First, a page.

A dietary supplement improves age-related dermatological changes. Observational, anecdotal, spontaneous study.





Skin physiology/structure, Hair treatment, Formulation skin care/stability/ texture/emulsions, Ageing, Nails structure


Background: The rate of people with significant dermis and epidermis disorders increases linearly with age. The majority of skin changes are a consequence of cumulative exposure to environmental factors, such as chronic ultraviolet exposure.

Aims and Objectives: Age-related dermatological changes include skin laxity, nails fragility, hair loss and hair breakage. This spontaneous, anecdotal observational study investigates if a dietary supplementation based on collagen, chondroitin sulfate, low-molecular weight hyaluronic acid, Pycnogenol® and coenzyme Q10 can improve age-related dermatological changes.

Materials and Methods: Thirty four patients received the dietary supplement for 2 times/daily for 12 weeks. Facial skin hydration, Trans Epidermal Water Loss (TEWL) and elasticity were assessed at baseline and after 12 weeks in five selected areas. Nails hardness of the index, middle and ring fingers were also assessed at baseline and at followup by a durometer and by a nail score. The Hair Mass Index (HMI) and the Hair Breakage Index (HBI) were assessed by a mechanical device together with hair score at baseline and after 12 weeks.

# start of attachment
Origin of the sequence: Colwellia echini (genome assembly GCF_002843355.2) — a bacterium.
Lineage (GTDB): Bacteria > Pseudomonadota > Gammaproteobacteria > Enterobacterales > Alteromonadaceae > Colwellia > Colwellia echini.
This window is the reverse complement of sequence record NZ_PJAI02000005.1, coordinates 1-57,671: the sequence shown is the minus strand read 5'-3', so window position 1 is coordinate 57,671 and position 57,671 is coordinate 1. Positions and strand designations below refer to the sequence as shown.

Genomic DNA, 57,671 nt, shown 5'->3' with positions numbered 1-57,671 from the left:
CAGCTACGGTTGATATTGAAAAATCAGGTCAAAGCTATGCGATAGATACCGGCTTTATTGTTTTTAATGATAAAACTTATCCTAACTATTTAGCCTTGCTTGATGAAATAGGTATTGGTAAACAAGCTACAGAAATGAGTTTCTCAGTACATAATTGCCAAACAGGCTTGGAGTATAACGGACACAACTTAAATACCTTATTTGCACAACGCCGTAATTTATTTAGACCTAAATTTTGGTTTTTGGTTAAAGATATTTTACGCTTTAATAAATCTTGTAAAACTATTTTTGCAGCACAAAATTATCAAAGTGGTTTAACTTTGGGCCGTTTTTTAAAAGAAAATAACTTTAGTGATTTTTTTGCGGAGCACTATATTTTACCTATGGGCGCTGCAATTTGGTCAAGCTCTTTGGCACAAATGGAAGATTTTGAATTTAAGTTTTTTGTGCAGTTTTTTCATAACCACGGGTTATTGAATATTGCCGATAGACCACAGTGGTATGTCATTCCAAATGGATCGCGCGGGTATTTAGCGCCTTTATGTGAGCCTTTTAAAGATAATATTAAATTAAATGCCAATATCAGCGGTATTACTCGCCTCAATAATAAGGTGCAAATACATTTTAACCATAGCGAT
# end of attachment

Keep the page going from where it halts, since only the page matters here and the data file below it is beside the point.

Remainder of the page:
Results: After 12 weeks skin hydration, TEWL and elasticity significantly improved in all the tested areas (p < 0.01 and p < 0.001). Nails hardness of index, middle and ring finger significantly increased (p < 0.001) after 12 weeks. HMI and HBI were both significantly reduced (p < 0.0001) after 12 weeks. In addition, both nails and hair score improved.

Conclusions: Dietary supplementation significantly improved age-related dermatological changes.

Asian Journal of Medical Sciences Vol.8(3) 2017 16-25


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How to Cite

Laurino, C., Palmieri, B., Coacci, A., & Vadala’, M. (2017). A dietary supplement improves age-related dermatological changes. Observational, anecdotal, spontaneous study. Asian Journal of Medical Sciences, 8(3), 16–25. https://doi.org/10.3126/ajms.v8i3.16672



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